To get the most benefit from tracking your HRV, here are some best practices to follow:

- Aim to record your HRV daily, but at least five times per week
- Gather data at the same time every day (before you wake, if possible)
- Follow your device’s user guide
- Maintain your device: keep it charged, clean, and working well

Humango and HRV

At Humango, we work hard to help you enjoy the easiest and most accurate training experience possible. That’s why we integrate HRV into our training methodology.

The Humango HRV interface

The screenshot below shows you where to find your HRV data on the Humango homepage.

If you navigate to your homepage, you can view all of the health metrics you’ve recently recorded. The screenshot above shows measurements for HRV, Rest HR (resting heart rate), and Sleep. This combination gives you a snapshot comparison of your current and historical data.

For a more detailed view of your health metrics, click the Trends button on the left side of the screen and scroll until you get to the Health Metrics graph. Click this to open your personal history, including changes in your health metrics, as displayed by the screenshot below.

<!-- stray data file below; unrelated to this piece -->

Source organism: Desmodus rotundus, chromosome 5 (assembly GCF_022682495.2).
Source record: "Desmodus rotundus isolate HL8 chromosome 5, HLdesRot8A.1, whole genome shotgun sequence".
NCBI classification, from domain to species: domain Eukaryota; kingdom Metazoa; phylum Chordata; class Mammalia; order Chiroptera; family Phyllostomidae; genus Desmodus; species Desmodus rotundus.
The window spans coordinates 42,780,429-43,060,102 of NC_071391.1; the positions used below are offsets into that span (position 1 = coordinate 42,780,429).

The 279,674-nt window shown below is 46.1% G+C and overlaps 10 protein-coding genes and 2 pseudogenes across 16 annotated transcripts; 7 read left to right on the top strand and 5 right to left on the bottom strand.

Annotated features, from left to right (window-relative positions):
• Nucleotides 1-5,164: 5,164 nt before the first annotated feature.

How Humango uses HRV

When you’re healthy, managing stress well, and staying within your normal HRV range, we don’t need to adjust anything. Just stick with your regular training plan! However, when fatigue shows up via HRV readings lower than your normal range, it’s a good idea to make some adjustments.

To make life easier, Hugo will ask you if you want to adjust your training. Rather than automatically making changes, Huge will ask you if you’d like to create a new plan. Of course, it’s your training plan, so Hugo always leaves the decision up to you.

With this dynamic control, you will have full adaptability and the ability to adjust your training plan based on how you’re feeling. AI training expertise combined with personal control — that’s what makes Humango a world-class training experience.

Coach Pav

Coach Pav is an Amazon #1 New Release Author and a coach to clients who have set world records (Mark Beaumont), earned their world champion jersey (Steve Bate MBE), and won ultra-cycling events (Matt Seward and Thomas Becker).

Mostly, his clients are those riding a Gran Fondo or two, and some are even riding his personal favorite: the Maratona dles Dolomites.

Coach Pav